Finishing the 440

Over the last two or three weeks I have been finishing up the engine build. There is nothing all that different about this build but I wanted to touch on a couple things just in case someone out there might be interested and want a bit more detail.

The first thing I did was to rebuild the carb. This is not an original Street Wedge carb. An original would have been an AFB somewhere in the 600 CFM range. What I chose was a 750 CFM AVS carb that would have been found on a 1969 440. I also picked up a 625 CFM AVS off e-bay for parts. As it turned out that was a good move.

The relbuild went smoothly however, there is a brass accelerator pump valve that resides near the bottom of the accelerator pump plunger that on my carb was plugged. It was so bad I had to drill it out, which is a touchy thing to do. I was successful and was able to replace it with the one from the parts carb. I also used a linkage from the parts carb to replace one that was missing. Here is the finished product.

Carter carbs are pretty simple to rebuild and very easy to tune so they make a great carb for street/strip use. If you're interested in doing serious racing though, you probably want a Holley. They are way more tuneable for the track, but in my experience that tunability can be a drawback for the average gearhead who only races occasionally.

The next project was pulley alignment. The AC compressor mount I'm using is from Bouchillon Performance Engineering and when combined with the recommended pulleys the compressor aligned OK but the alternator did not seem to line up correctly. After a call to their help line I found that because I am using an aftermarket crank damper that is thicker than the stock unit, it caused everything to be off by a half inch or basically one pulley width. This worked out OK for the compressor but I had to use a half inch spacer behind the water pump pulley and also make custom spacers for the alternator in order for everything to line up. Not a real big deal but it did take a bit of fabrication. Although the pics for some reason don't look like things line up, the actually do line up quite well.

The final project this month was the exhaust manifolds. I picked up a set of correct castings for a '64 Street Wedge on e-bay for a quick $100 and felt lucky to find them. One manifold had a broken off stud that was rusted into the manifold. Given their age, this is not surprising and I knew this going in. The seller made every effort to explain this problem. The rusted unit was in one of the long bolt holes which uses a hollow bolt that's almost 3 inches long. Most exhaust studs go into the water jacket so its not hard to see that a small leak over several years could rust things together pretty well. Below is a pic of the bolt that was rusted in place.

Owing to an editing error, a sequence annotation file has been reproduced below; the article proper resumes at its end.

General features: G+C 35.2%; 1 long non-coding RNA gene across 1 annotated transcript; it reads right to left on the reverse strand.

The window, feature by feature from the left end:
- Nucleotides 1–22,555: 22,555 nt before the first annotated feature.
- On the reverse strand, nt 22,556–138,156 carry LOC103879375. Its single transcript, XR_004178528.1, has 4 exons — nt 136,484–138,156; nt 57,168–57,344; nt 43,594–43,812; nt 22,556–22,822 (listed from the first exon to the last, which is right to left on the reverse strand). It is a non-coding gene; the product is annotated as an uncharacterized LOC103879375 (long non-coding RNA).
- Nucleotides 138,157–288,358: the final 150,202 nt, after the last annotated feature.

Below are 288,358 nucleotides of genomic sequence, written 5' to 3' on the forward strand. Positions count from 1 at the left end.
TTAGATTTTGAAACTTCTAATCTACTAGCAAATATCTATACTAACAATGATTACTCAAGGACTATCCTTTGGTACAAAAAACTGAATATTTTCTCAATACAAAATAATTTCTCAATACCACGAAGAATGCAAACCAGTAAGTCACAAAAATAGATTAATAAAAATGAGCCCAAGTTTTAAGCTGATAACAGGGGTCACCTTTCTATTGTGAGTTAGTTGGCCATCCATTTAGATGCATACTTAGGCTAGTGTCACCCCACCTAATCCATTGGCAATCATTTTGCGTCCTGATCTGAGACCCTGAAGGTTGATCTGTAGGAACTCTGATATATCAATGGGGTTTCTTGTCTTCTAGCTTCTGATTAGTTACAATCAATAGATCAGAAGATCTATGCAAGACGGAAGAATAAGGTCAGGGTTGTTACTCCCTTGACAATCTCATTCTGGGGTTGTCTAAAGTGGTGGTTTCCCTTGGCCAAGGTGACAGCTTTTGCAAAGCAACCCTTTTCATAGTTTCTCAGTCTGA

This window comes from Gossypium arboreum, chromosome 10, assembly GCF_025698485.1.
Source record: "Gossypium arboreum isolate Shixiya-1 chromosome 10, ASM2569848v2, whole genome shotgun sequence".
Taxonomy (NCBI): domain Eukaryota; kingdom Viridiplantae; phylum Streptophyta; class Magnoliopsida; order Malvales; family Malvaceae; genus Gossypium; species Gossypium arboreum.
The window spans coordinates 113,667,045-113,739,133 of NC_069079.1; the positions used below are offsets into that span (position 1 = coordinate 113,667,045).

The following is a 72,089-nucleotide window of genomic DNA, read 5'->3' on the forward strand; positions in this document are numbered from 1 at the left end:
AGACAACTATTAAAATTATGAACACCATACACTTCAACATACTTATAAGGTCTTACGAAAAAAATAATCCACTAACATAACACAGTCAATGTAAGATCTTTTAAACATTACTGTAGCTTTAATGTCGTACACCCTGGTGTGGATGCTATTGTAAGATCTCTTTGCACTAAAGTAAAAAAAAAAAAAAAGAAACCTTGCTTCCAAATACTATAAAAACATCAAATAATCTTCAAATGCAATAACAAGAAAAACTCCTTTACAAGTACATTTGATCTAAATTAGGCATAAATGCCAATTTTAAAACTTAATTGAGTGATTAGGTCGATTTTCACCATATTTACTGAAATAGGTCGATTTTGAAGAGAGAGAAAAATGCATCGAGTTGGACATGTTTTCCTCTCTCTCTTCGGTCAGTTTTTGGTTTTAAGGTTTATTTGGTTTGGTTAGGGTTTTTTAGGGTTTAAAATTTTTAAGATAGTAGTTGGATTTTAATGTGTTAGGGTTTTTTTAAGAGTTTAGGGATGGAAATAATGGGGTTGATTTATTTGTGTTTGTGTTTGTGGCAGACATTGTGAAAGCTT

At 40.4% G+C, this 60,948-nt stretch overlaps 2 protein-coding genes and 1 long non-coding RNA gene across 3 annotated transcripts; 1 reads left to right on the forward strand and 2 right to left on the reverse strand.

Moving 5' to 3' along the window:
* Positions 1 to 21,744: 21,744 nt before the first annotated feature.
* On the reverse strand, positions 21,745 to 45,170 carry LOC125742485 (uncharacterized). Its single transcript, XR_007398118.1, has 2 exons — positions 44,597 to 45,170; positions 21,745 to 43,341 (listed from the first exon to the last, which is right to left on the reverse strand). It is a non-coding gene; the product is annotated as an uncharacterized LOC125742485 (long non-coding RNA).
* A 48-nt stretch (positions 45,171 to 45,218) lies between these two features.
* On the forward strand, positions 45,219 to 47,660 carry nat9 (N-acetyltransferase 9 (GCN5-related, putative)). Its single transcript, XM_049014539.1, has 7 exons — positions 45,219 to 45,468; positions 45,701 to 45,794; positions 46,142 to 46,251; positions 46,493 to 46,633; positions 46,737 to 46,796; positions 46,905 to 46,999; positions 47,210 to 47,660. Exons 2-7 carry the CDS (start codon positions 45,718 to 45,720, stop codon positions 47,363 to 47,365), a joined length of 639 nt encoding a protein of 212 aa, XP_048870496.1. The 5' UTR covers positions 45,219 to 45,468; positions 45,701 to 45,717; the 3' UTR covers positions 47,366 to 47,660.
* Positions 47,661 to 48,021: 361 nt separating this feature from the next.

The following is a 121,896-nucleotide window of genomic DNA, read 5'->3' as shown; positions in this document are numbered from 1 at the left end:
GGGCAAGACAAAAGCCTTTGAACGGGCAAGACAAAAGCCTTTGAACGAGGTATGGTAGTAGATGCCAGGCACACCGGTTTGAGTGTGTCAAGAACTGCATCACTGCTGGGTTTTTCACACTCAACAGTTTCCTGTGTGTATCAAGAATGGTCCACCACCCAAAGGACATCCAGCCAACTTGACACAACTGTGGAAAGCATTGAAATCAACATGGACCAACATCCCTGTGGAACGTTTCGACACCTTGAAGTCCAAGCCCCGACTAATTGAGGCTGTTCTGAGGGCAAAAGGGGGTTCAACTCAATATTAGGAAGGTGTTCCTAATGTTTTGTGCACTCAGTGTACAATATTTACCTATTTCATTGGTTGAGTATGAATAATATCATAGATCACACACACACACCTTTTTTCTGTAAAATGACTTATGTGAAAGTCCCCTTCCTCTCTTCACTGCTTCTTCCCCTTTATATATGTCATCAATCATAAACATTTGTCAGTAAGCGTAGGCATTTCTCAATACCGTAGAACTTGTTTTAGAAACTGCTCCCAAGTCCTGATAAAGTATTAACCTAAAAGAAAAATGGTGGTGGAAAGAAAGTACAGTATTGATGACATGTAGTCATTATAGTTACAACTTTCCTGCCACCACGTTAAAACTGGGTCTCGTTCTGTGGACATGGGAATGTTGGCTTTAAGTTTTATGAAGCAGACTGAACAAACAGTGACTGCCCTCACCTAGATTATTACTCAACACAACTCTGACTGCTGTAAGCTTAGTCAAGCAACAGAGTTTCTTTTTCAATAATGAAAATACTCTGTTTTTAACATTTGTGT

This might have seemed like a big problem but a good shot of penetrating oil left overnight and 30 seconds on my shop press and bingo... it popped right out. Next both manifolds were soaked in EvapoRust for 24 hours. That stuff is a bit expensive (about $20 a gallon) but its reusable and biodegradable which means no disposal problems. Once the rust was removed they were painted cast gray with Eastwood's high temp exhaust header paint.

So with those final projects completed the 440 build is pretty much complete. However, there is one thing missing... the Street Wedge air cleaner. The 426 Street Wedge had a distinctive chrome air cleaner which is a hard to find (read expensive) item. I will explain in the next update how to take an inexpensive single snorkel mid 60's air cleaner and modify it into a Street Wedge unit. Below is a pic of an original Street Wedge air cleaner.

That's it for now. Come back in a couple weeks to see the air cleaner mods.

Check back often for more updates...

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